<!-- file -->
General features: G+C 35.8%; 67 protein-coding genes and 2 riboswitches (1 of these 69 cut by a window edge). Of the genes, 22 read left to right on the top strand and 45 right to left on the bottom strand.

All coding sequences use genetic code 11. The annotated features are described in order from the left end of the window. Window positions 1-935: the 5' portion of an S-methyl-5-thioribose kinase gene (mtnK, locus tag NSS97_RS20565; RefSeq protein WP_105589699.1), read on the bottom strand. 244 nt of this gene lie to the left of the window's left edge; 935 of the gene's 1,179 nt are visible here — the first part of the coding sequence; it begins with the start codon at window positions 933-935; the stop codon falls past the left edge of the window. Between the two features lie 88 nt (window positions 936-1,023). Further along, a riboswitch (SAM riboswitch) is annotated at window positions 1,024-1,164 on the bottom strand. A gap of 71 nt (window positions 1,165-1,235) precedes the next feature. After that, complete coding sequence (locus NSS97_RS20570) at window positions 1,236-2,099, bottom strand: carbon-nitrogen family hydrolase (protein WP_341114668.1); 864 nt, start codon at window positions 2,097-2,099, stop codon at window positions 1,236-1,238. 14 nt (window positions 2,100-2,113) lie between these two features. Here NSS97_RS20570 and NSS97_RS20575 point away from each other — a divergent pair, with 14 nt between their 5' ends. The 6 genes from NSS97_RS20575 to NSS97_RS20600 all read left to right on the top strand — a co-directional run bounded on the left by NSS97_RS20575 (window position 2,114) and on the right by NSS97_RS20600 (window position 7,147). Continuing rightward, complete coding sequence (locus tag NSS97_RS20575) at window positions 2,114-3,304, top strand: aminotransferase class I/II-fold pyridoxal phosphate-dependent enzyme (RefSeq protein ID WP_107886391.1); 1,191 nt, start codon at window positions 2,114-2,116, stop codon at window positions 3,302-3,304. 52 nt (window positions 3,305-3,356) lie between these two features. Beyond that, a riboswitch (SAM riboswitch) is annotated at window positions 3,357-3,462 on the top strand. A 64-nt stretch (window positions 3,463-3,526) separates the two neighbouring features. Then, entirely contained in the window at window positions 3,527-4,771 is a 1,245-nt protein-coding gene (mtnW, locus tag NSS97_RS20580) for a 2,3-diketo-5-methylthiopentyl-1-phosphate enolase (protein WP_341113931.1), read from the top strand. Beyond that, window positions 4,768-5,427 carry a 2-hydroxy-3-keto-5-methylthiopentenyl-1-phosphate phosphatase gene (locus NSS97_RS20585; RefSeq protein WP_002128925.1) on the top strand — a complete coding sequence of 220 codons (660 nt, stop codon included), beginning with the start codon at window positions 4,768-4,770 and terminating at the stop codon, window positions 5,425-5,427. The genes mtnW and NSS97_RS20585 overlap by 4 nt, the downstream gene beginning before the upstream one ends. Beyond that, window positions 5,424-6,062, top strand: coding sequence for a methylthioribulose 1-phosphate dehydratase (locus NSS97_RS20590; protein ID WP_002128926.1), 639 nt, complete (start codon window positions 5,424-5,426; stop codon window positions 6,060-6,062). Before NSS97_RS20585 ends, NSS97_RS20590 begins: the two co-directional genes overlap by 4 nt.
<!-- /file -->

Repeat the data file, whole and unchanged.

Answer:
General features: G+C 35.8%; 67 protein-coding genes and 2 riboswitches (1 of these 69 cut by a window edge). Of the genes, 22 read left to right on the top strand and 45 right to left on the bottom strand.

All coding sequences use genetic code 11. The annotated features are described in order from the left end of the window. Window positions 1-935: the 5' portion of an S-methyl-5-thioribose kinase gene (mtnK, locus tag NSS97_RS20565; RefSeq protein WP_105589699.1), read on the bottom strand. 244 nt of this gene lie to the left of the window's left edge; 935 of the gene's 1,179 nt are visible here — the first part of the coding sequence; it begins with the start codon at window positions 933-935; the stop codon falls past the left edge of the window. Between the two features lie 88 nt (window positions 936-1,023). Further along, a riboswitch (SAM riboswitch) is annotated at window positions 1,024-1,164 on the bottom strand. A gap of 71 nt (window positions 1,165-1,235) precedes the next feature. After that, complete coding sequence (locus NSS97_RS20570) at window positions 1,236-2,099, bottom strand: carbon-nitrogen family hydrolase (protein WP_341114668.1); 864 nt, start codon at window positions 2,097-2,099, stop codon at window positions 1,236-1,238. 14 nt (window positions 2,100-2,113) lie between these two features. Here NSS97_RS20570 and NSS97_RS20575 point away from each other — a divergent pair, with 14 nt between their 5' ends. The 6 genes from NSS97_RS20575 to NSS97_RS20600 all read left to right on the top strand — a co-directional run bounded on the left by NSS97_RS20575 (window position 2,114) and on the right by NSS97_RS20600 (window position 7,147). Continuing rightward, complete coding sequence (locus tag NSS97_RS20575) at window positions 2,114-3,304, top strand: aminotransferase class I/II-fold pyridoxal phosphate-dependent enzyme (RefSeq protein ID WP_107886391.1); 1,191 nt, start codon at window positions 2,114-2,116, stop codon at window positions 3,302-3,304. 52 nt (window positions 3,305-3,356) lie between these two features. Beyond that, a riboswitch (SAM riboswitch) is annotated at window positions 3,357-3,462 on the top strand. A 64-nt stretch (window positions 3,463-3,526) separates the two neighbouring features. Then, entirely contained in the window at window positions 3,527-4,771 is a 1,245-nt protein-coding gene (mtnW, locus tag NSS97_RS20580) for a 2,3-diketo-5-methylthiopentyl-1-phosphate enolase (protein WP_341113931.1), read from the top strand. Beyond that, window positions 4,768-5,427 carry a 2-hydroxy-3-keto-5-methylthiopentenyl-1-phosphate phosphatase gene (locus NSS97_RS20585; RefSeq protein WP_002128925.1) on the top strand — a complete coding sequence of 220 codons (660 nt, stop codon included), beginning with the start codon at window positions 4,768-4,770 and terminating at the stop codon, window positions 5,425-5,427. The genes mtnW and NSS97_RS20585 overlap by 4 nt, the downstream gene beginning before the upstream one ends. Beyond that, window positions 5,424-6,062, top strand: coding sequence for a methylthioribulose 1-phosphate dehydratase (locus NSS97_RS20590; protein ID WP_002128926.1), 639 nt, complete (start codon window positions 5,424-5,426; stop codon window positions 6,060-6,062). Before NSS97_RS20585 ends, NSS97_RS20590 begins: the two co-directional genes overlap by 4 nt.